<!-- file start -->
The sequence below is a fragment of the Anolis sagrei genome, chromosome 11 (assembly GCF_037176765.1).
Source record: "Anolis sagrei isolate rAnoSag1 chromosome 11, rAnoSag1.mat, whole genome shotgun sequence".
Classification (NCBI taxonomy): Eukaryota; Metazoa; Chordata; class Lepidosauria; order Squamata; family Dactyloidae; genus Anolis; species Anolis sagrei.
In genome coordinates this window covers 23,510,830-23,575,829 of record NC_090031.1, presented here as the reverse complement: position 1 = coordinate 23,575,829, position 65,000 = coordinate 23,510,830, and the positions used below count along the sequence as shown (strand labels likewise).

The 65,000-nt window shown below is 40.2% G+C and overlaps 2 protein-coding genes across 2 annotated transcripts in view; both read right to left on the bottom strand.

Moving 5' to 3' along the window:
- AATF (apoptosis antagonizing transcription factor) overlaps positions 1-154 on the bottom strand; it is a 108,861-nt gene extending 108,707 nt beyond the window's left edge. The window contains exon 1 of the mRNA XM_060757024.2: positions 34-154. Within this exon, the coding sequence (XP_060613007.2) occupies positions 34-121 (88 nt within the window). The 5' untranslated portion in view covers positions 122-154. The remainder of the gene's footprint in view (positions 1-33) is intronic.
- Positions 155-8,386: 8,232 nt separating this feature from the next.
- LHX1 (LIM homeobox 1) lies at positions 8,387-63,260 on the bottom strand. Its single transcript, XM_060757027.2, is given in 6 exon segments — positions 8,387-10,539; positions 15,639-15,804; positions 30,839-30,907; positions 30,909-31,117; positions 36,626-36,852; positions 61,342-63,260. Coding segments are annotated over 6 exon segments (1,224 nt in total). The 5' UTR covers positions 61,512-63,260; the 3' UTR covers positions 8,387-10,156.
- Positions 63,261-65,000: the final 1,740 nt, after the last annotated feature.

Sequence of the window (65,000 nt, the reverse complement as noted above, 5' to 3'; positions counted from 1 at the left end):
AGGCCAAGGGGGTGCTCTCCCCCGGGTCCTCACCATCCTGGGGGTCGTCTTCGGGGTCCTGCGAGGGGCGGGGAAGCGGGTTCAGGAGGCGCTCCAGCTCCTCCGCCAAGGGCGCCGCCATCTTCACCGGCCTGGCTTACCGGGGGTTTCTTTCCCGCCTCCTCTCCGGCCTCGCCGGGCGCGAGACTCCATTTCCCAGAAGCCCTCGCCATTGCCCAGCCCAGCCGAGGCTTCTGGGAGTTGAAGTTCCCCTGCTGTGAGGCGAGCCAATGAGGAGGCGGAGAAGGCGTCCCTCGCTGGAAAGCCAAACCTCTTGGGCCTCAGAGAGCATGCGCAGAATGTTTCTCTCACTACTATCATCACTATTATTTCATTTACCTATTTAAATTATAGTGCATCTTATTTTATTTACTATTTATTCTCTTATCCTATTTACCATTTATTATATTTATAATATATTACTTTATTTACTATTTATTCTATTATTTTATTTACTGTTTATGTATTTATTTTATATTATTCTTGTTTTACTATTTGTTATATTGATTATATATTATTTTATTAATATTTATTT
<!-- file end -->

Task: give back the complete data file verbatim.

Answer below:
The sequence below is a fragment of the Anolis sagrei genome, chromosome 11 (assembly GCF_037176765.1).
Source record: "Anolis sagrei isolate rAnoSag1 chromosome 11, rAnoSag1.mat, whole genome shotgun sequence".
Classification (NCBI taxonomy): Eukaryota; Metazoa; Chordata; class Lepidosauria; order Squamata; family Dactyloidae; genus Anolis; species Anolis sagrei.
In genome coordinates this window covers 23,510,830-23,575,829 of record NC_090031.1, presented here as the reverse complement: position 1 = coordinate 23,575,829, position 65,000 = coordinate 23,510,830, and the positions used below count along the sequence as shown (strand labels likewise).

The 65,000-nt window shown below is 40.2% G+C and overlaps 2 protein-coding genes across 2 annotated transcripts in view; both read right to left on the bottom strand.

Moving 5' to 3' along the window:
- AATF (apoptosis antagonizing transcription factor) overlaps positions 1-154 on the bottom strand; it is a 108,861-nt gene extending 108,707 nt beyond the window's left edge. The window contains exon 1 of the mRNA XM_060757024.2: positions 34-154. Within this exon, the coding sequence (XP_060613007.2) occupies positions 34-121 (88 nt within the window). The 5' untranslated portion in view covers positions 122-154. The remainder of the gene's footprint in view (positions 1-33) is intronic.
- Positions 155-8,386: 8,232 nt separating this feature from the next.
- LHX1 (LIM homeobox 1) lies at positions 8,387-63,260 on the bottom strand. Its single transcript, XM_060757027.2, is given in 6 exon segments — positions 8,387-10,539; positions 15,639-15,804; positions 30,839-30,907; positions 30,909-31,117; positions 36,626-36,852; positions 61,342-63,260. Coding segments are annotated over 6 exon segments (1,224 nt in total). The 5' UTR covers positions 61,512-63,260; the 3' UTR covers positions 8,387-10,156.
- Positions 63,261-65,000: the final 1,740 nt, after the last annotated feature.

Sequence of the window (65,000 nt, the reverse complement as noted above, 5' to 3'; positions counted from 1 at the left end):
AGGCCAAGGGGGTGCTCTCCCCCGGGTCCTCACCATCCTGGGGGTCGTCTTCGGGGTCCTGCGAGGGGCGGGGAAGCGGGTTCAGGAGGCGCTCCAGCTCCTCCGCCAAGGGCGCCGCCATCTTCACCGGCCTGGCTTACCGGGGGTTTCTTTCCCGCCTCCTCTCCGGCCTCGCCGGGCGCGAGACTCCATTTCCCAGAAGCCCTCGCCATTGCCCAGCCCAGCCGAGGCTTCTGGGAGTTGAAGTTCCCCTGCTGTGAGGCGAGCCAATGAGGAGGCGGAGAAGGCGTCCCTCGCTGGAAAGCCAAACCTCTTGGGCCTCAGAGAGCATGCGCAGAATGTTTCTCTCACTACTATCATCACTATTATTTCATTTACCTATTTAAATTATAGTGCATCTTATTTTATTTACTATTTATTCTCTTATCCTATTTACCATTTATTATATTTATAATATATTACTTTATTTACTATTTATTCTATTATTTTATTTACTGTTTATGTATTTATTTTATATTATTCTTGTTTTACTATTTGTTATATTGATTATATATTATTTTATTAATATTTATTT